Letter: Did Grassley, Senate really get to work?
By Glenn Sugameli, Founder, Judging the Environment and Senior Attorney, Defenders of Wildlife, Washington, D.C. U.S. Senator Chuck Grassley's column "Review of 2015: Senate goes to work," which appeared in the Jan. 5 Daily Globe, cites the fact ...
By Glenn Sugameli, Founder, Judging the Environment and Senior Attorney, Defenders of Wildlife, Washington, D.C.
U.S. Senator Chuck Grassley’s column “Review of 2015: Senate goes to work,” which appeared in the Jan. 5 Daily Globe, cites the fact that lawmakers “considered nominations” to support his claim that the “Senate succeeded in breathing life back into the world’s greatest deliberative body.”
In his role as Senate Judiciary Committee Chairman, however, Sen. Grassley must know that the Senate spectacularly failed its advise and consent constitutional duty to not only “consider nominations,” but to vote on them.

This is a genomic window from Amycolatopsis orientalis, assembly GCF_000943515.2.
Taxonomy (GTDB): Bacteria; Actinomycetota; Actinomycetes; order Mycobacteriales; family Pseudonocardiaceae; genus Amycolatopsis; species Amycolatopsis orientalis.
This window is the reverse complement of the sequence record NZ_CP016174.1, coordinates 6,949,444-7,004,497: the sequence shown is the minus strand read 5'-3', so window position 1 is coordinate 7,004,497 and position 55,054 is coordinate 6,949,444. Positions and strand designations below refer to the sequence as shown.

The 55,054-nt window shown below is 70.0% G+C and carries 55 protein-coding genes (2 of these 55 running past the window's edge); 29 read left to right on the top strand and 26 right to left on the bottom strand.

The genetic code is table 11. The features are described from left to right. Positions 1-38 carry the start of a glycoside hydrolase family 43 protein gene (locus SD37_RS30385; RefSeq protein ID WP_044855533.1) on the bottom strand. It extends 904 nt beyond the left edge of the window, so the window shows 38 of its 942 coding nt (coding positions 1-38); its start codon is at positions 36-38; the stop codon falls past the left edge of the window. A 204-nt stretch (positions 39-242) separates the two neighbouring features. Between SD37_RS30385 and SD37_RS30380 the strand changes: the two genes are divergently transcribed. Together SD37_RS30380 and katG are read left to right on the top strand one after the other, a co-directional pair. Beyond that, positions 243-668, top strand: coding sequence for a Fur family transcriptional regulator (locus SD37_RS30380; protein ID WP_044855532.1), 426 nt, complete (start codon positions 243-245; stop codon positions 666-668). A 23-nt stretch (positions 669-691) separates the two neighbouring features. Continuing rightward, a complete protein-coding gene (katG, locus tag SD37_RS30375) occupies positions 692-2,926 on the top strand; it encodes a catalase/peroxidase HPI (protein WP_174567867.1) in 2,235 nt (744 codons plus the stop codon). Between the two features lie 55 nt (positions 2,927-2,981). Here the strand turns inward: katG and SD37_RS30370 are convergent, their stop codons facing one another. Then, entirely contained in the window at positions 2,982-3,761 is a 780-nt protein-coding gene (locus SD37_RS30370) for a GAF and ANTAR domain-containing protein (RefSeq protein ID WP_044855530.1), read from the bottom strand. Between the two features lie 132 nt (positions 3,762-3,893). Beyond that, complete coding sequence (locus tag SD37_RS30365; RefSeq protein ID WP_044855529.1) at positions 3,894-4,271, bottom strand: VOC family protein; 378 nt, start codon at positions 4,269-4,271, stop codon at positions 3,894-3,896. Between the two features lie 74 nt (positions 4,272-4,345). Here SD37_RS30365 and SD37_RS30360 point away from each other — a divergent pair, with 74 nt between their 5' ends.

In 2015, the Senate only voted on 11 federal judges, all of whom were confirmed (the fewest since 1960). Vacancies have increased more than 50 percent in one year while those the U.S. courts declared to be judicial emergencies soared from 12 to 32. Justice delayed from lack of judges is justice denied for people and businesses in Iowa, Minnesota and throughout the nation.
In each of President George W. Bush’s final two years, a Democratic Senate confirmed all his judicial nominees pending on the executive calendar in December. In contrast, Sen. Majority Leader Mitch McConnell (R-Kentucky) unjustifiably delayed 14 lifetime and five other judicial nominees awaiting December Floor votes, even though Minnesota, Iowa and all other nominees were approved on Judiciary Committee voice votes. All seven home-state Republican senators (including Sens. Grassley and Joni Ernst) recommended their nominees and urged their prompt approval.